Go Back Couple

If you could go back to your past, would you? And, if so, what would you change? That’s the premise for “Go Back Couple,” a thoroughly-enjoyable drama filled with charismatic leads and a plot that is both funny and touching — especially for those of us who are already parents.

Music, music, music

I’ll be updating this page periodically to include music that’s piquing my interest at the moment. What’s that you say? Some of this music is old? Well, so am I. 😛

“Fish for Jimmy”

#SonOfJae reviews “Fish for Jimmy.” Katie Yamasaki’s beautiful book is based on her family’s real-life experiences and has been selected to be included in the newest version of McGraw-Hill Education’s anthology textbook for fourth grade students. 

“Somehow 18” (어쩌다 18)

Some might say that there is no way that a young man who looks like Choi Min-Ho (of the idol group SHINee) — even if he’s wearing glasses and having a bad-hair day — would be bullied. But what I liked about this casting was that it reinforces the point that no one is immune from being harassed. And no one is immune from being depressed and wanting to end their lives.

“Fight My Way” (쌈 마이웨이)

One of the things I enjoy about Korean dramas is that many tend to focus of the main characters’ childhood friendships and how that camaraderie evolves into their adulthood. Such is the case here, where four friends grow up with each other and, eventually, end up falling in and out of love with each other.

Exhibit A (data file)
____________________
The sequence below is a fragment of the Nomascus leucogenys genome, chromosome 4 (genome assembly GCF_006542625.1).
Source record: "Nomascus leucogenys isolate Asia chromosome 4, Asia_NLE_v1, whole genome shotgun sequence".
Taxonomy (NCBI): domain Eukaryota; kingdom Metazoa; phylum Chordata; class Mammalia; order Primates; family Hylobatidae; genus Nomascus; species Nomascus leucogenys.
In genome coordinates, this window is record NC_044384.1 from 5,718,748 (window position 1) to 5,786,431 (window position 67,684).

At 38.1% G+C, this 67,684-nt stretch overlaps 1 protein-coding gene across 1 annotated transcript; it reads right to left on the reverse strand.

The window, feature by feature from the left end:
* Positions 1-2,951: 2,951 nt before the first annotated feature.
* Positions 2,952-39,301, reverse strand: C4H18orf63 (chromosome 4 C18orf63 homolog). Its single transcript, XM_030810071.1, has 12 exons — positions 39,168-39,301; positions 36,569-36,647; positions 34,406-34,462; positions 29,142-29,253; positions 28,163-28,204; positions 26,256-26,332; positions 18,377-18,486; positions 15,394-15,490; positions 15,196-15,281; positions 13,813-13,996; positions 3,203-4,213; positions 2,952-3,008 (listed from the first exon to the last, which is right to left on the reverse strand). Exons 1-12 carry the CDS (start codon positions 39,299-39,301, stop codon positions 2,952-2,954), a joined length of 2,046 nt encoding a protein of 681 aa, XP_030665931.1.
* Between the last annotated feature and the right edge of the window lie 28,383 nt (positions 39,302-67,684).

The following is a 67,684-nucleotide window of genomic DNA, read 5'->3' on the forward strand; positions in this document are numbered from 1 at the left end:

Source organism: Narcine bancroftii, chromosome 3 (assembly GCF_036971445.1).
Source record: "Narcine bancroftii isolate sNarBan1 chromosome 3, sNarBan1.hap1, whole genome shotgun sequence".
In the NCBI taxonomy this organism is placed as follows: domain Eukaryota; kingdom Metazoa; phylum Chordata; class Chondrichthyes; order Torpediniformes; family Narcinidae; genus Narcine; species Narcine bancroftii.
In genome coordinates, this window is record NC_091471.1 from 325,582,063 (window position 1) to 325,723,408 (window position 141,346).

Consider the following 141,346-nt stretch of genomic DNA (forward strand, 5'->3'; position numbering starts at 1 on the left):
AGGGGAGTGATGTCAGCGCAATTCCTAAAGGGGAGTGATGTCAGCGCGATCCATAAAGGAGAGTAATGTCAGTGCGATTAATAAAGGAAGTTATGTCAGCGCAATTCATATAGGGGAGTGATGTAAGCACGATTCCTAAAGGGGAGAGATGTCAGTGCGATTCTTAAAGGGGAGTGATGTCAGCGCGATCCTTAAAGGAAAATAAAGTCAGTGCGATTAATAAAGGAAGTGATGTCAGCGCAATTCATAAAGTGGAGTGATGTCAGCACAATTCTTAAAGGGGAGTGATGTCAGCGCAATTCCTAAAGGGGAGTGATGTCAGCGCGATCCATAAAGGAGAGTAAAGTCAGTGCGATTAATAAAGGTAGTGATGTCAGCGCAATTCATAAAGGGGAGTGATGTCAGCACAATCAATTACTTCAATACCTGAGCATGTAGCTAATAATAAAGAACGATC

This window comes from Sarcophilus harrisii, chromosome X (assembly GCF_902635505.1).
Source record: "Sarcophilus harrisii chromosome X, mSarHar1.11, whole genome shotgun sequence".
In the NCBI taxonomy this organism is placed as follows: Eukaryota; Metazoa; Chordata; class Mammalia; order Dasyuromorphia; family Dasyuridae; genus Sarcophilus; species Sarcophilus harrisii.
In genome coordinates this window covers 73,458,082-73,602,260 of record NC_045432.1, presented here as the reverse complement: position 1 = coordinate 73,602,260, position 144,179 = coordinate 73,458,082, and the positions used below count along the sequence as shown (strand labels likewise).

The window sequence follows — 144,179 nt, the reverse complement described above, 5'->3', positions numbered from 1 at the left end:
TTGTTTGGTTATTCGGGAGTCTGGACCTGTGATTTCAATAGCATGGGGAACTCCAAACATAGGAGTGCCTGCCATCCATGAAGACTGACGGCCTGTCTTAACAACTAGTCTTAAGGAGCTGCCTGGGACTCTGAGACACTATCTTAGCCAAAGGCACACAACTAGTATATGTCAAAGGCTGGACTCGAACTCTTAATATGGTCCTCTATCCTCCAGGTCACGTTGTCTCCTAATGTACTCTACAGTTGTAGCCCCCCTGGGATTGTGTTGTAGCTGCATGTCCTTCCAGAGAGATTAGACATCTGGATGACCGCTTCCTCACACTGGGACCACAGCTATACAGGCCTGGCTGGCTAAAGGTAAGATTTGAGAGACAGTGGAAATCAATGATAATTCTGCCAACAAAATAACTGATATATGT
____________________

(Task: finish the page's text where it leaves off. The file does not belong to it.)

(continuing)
Go Away With … Min Jin Lee

New York Times best-selling author Min Jin Lee spent four years in Japan doing research on her sweeping novel, “Pachinko” (Grand Central Publishing, $27), which was a National Book Award finalist. The time spent overseas provided valuable insight for the New Yorker, who “was based in Tokyo, but I traveled often to Kyoto and Osaka. I had to research Osaka extensively, because so much of ‘Pachinko’ was set there.”

“Loving You a Thousand Times” (천만번 사랑해)

The heroine of this Korean drama is the epitome of a long-suffering doormat, whose life would’ve been so much better if she grew a spine and stood up for herself. Instead of being guilted into giving up her hard-earned money — that she had ear-marked for returning to college — to her ungrateful older half-sister, who is “studying” overseas in the United States; or giving up her own body, so that she can pay for her father’s surgery; or letting virtually everyone treat her like a servant … Eun-Nim just swallows her pride and accepts it as her life.

“Way Back Home” (집으로 가는 길)

The first Korean film to be shot in the Caribbean, “Way Back Home” was shot in a real women’s prison, with some of the actual guards and detainees serving as background characters. The filmmakers clearly believe that while Jang Mi-Jeong (the woman on whom the movie is based) may have been guilty, her crime was less egregious than the way the Ministry of Foreign Affairs handled her case.

A-Z: Videogame reviews

More like A to Y, actually. 😂

Game Zone: Vintage videogames

Review of videogames from back in the day…

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